I love being a psychotherapist and parent because of the overlap: As I help clients to navigate life’s challenges, I grow and learn as a parent, and vice versa. One of the growth areas that offers a continuing opportunity for reflection is assertiveness.
We live in a world with other people, so we are continuously trying to strike a balance between the needs, emotions and experiences of others, and how that impacts our own needs, emotions, and experiences. To lean too much one way, and we become passive, acquiescing to every other person’s needs rather than respecting any of our own. If we have leaned too far this way, we might have been called “a people-pleaser” or “an appeaser.” If we had the misfortune of falling under the spell of someone abusive, they might praise us for our passivity, saying that we are “easy to get along with” or “no drama.” The trouble is, to live a life of pure passivity is not sustainable. If we go too far the other way, we might risk becoming aggressive. This is where we can only see our own needs, emotions, and experiences, without any care for others.
So how do we strike a balance? Assertiveness is the sweet spot between passivity and aggression. Sometimes it is useful to visualize it holding two hands out: You can hold your own needs, emotions, and experiences as valid, whilst also holding the other person’s. Both are valid, and the real work is trying to negotiate a middle ground or overlap. Sometimes you will not find that area of compromise, and you have to decide which way to lean and weigh up the consequences of that choice. And sometimes you do not have the choice or freedom to exercise assertiveness (for example, if you are in a work environment where you need to keep your job to pay the bills).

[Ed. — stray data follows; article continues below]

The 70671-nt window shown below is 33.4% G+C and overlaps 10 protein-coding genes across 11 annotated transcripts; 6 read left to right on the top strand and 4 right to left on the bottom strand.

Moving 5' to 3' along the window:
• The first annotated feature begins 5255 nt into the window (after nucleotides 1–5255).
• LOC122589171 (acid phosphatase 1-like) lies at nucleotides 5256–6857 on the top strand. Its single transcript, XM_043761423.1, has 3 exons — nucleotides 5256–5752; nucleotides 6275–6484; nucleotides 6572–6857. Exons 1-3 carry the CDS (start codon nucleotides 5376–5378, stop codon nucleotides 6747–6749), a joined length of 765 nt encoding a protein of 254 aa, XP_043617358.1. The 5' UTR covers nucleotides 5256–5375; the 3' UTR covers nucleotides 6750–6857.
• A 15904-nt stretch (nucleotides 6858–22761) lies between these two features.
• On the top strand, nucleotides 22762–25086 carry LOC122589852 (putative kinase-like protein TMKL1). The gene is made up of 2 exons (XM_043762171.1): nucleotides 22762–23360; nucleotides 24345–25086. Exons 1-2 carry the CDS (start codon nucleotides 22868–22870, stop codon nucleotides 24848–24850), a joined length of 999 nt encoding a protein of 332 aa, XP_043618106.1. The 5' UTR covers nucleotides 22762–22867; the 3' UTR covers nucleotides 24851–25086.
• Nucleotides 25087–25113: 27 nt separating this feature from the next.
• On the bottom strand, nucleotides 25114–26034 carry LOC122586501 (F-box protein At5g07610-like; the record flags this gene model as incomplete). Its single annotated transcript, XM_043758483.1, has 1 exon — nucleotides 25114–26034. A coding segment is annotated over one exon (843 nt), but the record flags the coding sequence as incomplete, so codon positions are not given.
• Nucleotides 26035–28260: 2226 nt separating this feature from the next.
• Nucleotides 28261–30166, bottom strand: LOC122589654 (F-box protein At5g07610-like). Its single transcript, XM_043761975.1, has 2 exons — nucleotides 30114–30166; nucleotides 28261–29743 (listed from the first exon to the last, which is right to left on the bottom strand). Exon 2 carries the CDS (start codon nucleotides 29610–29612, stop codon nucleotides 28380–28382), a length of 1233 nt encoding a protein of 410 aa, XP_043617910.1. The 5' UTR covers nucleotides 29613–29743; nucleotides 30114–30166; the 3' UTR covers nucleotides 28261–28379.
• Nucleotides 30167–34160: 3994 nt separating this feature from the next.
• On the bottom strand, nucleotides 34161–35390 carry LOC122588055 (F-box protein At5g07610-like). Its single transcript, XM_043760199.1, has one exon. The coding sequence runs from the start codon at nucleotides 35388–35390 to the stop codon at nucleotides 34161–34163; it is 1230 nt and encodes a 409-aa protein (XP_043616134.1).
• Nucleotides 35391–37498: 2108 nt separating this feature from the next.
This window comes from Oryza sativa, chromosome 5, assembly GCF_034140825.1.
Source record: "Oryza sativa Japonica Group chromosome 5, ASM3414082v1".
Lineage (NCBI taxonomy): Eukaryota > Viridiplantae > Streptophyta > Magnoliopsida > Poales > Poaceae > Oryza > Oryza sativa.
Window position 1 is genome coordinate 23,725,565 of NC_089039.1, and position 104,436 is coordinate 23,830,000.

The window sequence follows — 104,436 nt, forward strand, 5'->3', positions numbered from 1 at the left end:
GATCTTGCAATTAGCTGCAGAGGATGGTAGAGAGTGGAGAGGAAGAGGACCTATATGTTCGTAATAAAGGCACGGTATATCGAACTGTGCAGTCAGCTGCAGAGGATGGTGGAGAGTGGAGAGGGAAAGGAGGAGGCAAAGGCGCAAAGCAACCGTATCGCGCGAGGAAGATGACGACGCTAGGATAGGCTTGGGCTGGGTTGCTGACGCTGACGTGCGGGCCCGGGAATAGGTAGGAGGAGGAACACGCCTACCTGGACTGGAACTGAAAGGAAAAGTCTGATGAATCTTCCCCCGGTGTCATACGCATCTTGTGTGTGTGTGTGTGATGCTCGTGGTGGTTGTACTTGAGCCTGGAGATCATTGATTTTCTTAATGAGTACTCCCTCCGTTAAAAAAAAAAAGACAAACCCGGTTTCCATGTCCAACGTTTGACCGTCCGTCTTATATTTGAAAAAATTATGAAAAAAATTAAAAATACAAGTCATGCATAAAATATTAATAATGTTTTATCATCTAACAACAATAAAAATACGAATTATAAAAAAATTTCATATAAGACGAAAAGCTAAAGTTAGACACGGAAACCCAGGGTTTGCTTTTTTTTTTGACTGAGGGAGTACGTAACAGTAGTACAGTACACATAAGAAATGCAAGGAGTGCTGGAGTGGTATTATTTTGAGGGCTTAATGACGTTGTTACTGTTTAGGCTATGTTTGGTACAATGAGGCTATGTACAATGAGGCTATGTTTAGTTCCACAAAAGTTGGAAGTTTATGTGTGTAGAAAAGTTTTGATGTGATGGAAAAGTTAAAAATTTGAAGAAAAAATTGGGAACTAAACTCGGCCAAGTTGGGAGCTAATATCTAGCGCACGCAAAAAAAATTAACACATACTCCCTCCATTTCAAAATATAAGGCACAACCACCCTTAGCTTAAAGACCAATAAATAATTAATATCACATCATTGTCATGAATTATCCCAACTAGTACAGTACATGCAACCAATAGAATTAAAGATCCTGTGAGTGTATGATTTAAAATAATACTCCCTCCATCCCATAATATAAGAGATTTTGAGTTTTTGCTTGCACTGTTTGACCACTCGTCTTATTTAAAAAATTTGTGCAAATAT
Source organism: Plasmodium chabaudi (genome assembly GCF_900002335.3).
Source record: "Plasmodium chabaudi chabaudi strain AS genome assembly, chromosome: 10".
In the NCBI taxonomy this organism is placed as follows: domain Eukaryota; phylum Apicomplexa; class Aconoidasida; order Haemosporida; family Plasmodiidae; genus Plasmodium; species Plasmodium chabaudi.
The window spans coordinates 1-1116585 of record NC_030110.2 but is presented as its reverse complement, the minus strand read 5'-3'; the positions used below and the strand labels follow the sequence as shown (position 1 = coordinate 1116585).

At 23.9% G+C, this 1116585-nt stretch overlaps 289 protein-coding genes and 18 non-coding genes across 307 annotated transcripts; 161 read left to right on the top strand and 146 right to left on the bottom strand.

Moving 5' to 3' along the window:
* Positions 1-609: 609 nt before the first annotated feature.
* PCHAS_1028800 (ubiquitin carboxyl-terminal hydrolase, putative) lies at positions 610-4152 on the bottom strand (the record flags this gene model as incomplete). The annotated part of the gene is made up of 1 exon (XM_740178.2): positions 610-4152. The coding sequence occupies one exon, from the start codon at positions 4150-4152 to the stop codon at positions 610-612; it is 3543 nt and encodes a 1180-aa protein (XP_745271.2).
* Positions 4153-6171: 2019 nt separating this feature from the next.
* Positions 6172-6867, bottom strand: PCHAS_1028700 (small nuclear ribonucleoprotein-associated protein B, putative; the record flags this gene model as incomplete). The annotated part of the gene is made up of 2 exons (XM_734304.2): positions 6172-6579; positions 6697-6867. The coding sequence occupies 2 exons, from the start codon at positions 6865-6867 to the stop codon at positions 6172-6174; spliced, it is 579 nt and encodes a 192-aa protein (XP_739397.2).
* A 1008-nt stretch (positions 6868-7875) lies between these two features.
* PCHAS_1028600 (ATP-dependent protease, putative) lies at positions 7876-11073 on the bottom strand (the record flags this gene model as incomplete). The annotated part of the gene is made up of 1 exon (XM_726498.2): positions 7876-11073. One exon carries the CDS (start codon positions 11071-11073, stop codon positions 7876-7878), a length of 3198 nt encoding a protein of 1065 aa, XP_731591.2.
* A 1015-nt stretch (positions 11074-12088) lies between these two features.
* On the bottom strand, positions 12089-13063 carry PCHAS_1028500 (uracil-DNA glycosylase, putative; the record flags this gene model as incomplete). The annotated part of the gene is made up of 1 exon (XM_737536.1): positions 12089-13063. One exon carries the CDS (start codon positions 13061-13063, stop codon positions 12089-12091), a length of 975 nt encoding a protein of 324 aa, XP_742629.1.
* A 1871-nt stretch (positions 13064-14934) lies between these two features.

It is widely recognized that certain skills are useful to keep a balanced, assertive approach. For example, becoming comfortable with saying no, using short sentences without a need to overly explain your reasoning, and calmy repeating your point in the face of resistance. I always like to use the imagery of a tree swaying gently in the wind of resistance; you are flexible, hearing what they have to say, but remaining firmly rooted in the moment.
So, we know that assertiveness falls in the middle of two extremes, but what does that look like in reality? -
Assertiveness is not aggression – Aggression is an attempt to dominate others without respecting their rights or boundaries. Example: “I will leave you if you work late tonight.”
Assertiveness is not passivity – Passivity is a failure to communicate one’s needs or to allow others to encroach on your boundaries. This could be the result of fear, or an inability to assert one’s rights, but it could also be an attempt to manipulate someone. Example: “Fine, work late, see if I care” (when they really do care).
Assertiveness is an ability to hold your own needs, emotions, and experiences as valid, whilst also holding the other person’s – Example: “I feel lonely when you come home late from work.”
I use Polyvagal Theory to help my clients understand their behavior, emotions, and bodily sensations. I have spoken about this theory in other articles, so here is a link to a quick recap. From a Polyvagal perspective, if we are not assertive then it might be because our nervous system is picking up cues of danger. In response, we might fight, flee or freeze, or we might shut down. In other words, we might use the sympathetic nervous system (if our nervous system senses that we can overcome or escape the danger), or we might switch to a dorsal vagal response, which means to go numb or blank-minded if there is no escape. There is also the fawn response, in other words, we hope to appease (or submit to) the aggressor to escape the danger. None of this is assertive.
To become assertive, we need to feel safe to do this, or, in other words, we need to be in a ventral vagal state. There might be many reasons why we do not feel safe, and some of those reasons might not reflect present-day reality. For example, if a work colleague, or teacher or friend reminds us of an overbearing caregiver from our childhood, we might become ‘triggered’ by this association and lose the ability to exercise our skills of assertiveness.
We can learn how to put ourselves in the best position to use skills of assertiveness by doing two things –
Chris Warren-Dickins LLB MA LPC
Explore Transform LLC
Counseling and Psychotherapy in Bergen County, New Jersey
+1 (201) 779-6917
#Assertiveness, #Relationships, #Counseling, #Psychotherapy, #FindATherapist, #ridgewood, #BergenCounty, #NewJersey, #teletherapy, #FindACounselor, #MentalHealth, #Depression, #Anxiety, #Trauma, #Stress